This means voice can and should be used as part of an omnichannel approach to retail, and traditional e-Commerce elements are a natural fit: 63% of shoppers believe that related images on a nearby screen would improve the voice chat experience, while 64% feel the same way about video and 65% about textual information. Voice commerce leaders — companies that show high maturity in both organizational capability and customer centricity in their capabilities — recognize this potential: 71% offer images on associated screens, compared to 39% among all companies that have voice commerce capabilities.

Making voice commerce a standard part of the customer journey will take a combination of time and effort, but retailers don’t want to get left behind as the technology matures. Adoption has been steadily growing among consumers, and companies that get ahead of the curve will be the first to reap the benefits of this new retail channel.

"I think a lot of retailers thought that having a voice assistant meant just having the skill enabled on Alexa or Google Home, and they didn't invest in the customer experience,” said Chamard. “I like to go back to when we started to have smartphones: retailers thought that the smartphone itself would provide the optimal experience. Then they realized no, you have to design the mobile app in order for the customer to have the right experience and the right interactions. Now retailers need to invest a certain amount of money and time into ensuring voice assistants offer customers that right experience.”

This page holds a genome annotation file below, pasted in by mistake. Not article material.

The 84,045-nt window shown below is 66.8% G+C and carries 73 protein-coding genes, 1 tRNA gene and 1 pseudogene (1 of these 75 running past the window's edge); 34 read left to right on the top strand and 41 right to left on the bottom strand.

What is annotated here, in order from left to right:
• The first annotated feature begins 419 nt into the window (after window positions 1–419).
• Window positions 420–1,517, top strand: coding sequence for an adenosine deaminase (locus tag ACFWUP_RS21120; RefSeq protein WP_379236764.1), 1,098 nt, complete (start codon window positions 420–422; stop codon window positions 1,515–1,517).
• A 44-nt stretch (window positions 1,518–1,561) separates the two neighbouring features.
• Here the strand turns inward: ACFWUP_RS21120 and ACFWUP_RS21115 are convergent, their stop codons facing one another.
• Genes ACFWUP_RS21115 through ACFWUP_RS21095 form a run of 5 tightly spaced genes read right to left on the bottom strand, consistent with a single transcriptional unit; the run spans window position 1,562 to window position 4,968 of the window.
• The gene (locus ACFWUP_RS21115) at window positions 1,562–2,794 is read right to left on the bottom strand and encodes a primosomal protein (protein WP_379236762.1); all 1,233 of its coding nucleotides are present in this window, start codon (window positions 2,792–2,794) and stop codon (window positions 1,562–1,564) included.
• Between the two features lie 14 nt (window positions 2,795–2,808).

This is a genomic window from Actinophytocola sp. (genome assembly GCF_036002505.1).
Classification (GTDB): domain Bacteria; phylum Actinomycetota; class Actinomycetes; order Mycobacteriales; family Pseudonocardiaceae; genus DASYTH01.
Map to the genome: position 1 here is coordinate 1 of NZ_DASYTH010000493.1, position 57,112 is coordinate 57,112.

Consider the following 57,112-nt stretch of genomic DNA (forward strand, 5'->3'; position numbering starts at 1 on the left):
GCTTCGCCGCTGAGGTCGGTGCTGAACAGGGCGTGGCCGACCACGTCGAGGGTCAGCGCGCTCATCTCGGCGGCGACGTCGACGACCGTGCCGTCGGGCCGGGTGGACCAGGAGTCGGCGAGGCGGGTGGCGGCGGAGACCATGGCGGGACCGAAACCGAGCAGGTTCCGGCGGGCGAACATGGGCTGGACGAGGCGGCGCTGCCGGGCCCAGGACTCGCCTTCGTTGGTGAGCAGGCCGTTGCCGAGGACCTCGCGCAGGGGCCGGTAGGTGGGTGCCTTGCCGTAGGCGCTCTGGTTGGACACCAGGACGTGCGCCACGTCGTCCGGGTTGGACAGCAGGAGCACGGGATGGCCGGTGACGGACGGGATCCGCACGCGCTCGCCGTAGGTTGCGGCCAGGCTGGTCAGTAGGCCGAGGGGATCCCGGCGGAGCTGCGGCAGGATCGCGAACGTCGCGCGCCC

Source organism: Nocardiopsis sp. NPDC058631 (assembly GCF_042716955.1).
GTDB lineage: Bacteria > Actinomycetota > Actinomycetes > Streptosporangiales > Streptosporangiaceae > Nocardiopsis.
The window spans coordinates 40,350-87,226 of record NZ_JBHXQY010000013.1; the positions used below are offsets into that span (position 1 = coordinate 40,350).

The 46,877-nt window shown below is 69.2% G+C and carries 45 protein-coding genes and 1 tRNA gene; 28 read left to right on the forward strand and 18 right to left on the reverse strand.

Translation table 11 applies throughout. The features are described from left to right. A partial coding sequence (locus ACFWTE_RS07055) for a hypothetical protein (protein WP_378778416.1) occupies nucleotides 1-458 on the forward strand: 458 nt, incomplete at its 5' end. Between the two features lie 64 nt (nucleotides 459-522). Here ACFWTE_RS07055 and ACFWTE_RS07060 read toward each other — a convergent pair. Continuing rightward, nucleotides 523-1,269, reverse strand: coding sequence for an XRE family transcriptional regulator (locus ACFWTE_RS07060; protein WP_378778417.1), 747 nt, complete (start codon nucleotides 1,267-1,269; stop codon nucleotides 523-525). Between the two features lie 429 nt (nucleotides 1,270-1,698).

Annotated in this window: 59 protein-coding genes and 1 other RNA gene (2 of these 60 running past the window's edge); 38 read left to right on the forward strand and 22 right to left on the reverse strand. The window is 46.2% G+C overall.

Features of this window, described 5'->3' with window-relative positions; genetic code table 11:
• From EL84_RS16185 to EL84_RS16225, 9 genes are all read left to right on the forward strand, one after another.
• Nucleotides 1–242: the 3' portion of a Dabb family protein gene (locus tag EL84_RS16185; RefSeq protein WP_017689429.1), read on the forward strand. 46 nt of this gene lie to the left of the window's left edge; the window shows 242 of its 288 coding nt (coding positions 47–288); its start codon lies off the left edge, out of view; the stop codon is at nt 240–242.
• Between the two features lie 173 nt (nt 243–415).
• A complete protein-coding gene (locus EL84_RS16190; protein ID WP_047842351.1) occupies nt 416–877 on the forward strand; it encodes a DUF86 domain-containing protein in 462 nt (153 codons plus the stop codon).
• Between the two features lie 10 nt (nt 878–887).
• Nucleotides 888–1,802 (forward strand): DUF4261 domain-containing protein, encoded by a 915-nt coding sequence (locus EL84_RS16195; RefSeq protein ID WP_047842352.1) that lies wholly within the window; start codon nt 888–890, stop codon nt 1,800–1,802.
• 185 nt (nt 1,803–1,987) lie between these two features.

BRP Study: 86% Of Retailers Offer Omnichannel Price Consistency, But How Well?

With 87% of shoppers having some expectation of a personalized, consistent experience across channels, it’s obvious that retailers can’t afford to skimp on unifying their technology capabilities. What isn’t as obvious for many retailers is which deficiencies to remedy, or how to do so. Case in point: 76% of consumers are likely to choose a retailer offering consistent pricing/promotions across channels, according to a report from BRP. While 86% of retailers say they offer some level of pricing/promotion consistency, half of these retailers also say they need to do even more in this area.